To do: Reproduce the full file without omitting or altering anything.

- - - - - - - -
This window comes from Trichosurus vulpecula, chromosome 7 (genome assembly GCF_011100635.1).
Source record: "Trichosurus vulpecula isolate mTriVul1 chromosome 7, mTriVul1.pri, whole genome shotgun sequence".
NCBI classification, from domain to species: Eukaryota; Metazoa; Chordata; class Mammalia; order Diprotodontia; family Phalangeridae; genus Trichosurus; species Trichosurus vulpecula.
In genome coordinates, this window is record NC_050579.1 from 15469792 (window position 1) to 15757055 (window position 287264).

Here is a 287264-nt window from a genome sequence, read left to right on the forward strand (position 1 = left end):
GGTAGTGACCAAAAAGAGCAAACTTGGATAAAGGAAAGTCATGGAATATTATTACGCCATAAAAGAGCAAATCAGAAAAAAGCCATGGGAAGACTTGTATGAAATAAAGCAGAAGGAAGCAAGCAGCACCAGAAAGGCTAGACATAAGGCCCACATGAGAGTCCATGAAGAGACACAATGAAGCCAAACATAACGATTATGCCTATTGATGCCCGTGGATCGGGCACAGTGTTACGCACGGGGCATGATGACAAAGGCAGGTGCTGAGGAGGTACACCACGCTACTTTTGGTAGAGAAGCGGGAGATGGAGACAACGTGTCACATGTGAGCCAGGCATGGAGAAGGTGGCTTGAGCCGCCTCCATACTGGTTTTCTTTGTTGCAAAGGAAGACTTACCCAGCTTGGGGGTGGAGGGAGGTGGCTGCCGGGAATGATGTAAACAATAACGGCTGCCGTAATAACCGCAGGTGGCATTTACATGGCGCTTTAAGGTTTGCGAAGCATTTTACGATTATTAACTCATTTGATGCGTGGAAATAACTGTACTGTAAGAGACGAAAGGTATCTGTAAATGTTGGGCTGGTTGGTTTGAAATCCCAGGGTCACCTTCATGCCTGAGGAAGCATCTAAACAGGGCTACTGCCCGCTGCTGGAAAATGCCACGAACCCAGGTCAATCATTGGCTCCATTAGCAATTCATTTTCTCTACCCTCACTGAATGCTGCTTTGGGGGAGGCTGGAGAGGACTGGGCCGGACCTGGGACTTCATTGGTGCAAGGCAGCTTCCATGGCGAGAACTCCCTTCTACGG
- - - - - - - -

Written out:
This window comes from Trichosurus vulpecula, chromosome 7 (genome assembly GCF_011100635.1).
Source record: "Trichosurus vulpecula isolate mTriVul1 chromosome 7, mTriVul1.pri, whole genome shotgun sequence".
NCBI classification, from domain to species: Eukaryota; Metazoa; Chordata; class Mammalia; order Diprotodontia; family Phalangeridae; genus Trichosurus; species Trichosurus vulpecula.
In genome coordinates, this window is record NC_050579.1 from 15469792 (window position 1) to 15757055 (window position 287264).

Here is a 287264-nt window from a genome sequence, read left to right on the forward strand (position 1 = left end):
GGTAGTGACCAAAAAGAGCAAACTTGGATAAAGGAAAGTCATGGAATATTATTACGCCATAAAAGAGCAAATCAGAAAAAAGCCATGGGAAGACTTGTATGAAATAAAGCAGAAGGAAGCAAGCAGCACCAGAAAGGCTAGACATAAGGCCCACATGAGAGTCCATGAAGAGACACAATGAAGCCAAACATAACGATTATGCCTATTGATGCCCGTGGATCGGGCACAGTGTTACGCACGGGGCATGATGACAAAGGCAGGTGCTGAGGAGGTACACCACGCTACTTTTGGTAGAGAAGCGGGAGATGGAGACAACGTGTCACATGTGAGCCAGGCATGGAGAAGGTGGCTTGAGCCGCCTCCATACTGGTTTTCTTTGTTGCAAAGGAAGACTTACCCAGCTTGGGGGTGGAGGGAGGTGGCTGCCGGGAATGATGTAAACAATAACGGCTGCCGTAATAACCGCAGGTGGCATTTACATGGCGCTTTAAGGTTTGCGAAGCATTTTACGATTATTAACTCATTTGATGCGTGGAAATAACTGTACTGTAAGAGACGAAAGGTATCTGTAAATGTTGGGCTGGTTGGTTTGAAATCCCAGGGTCACCTTCATGCCTGAGGAAGCATCTAAACAGGGCTACTGCCCGCTGCTGGAAAATGCCACGAACCCAGGTCAATCATTGGCTCCATTAGCAATTCATTTTCTCTACCCTCACTGAATGCTGCTTTGGGGGAGGCTGGAGAGGACTGGGCCGGACCTGGGACTTCATTGGTGCAAGGCAGCTTCCATGGCGAGAACTCCCTTCTACGG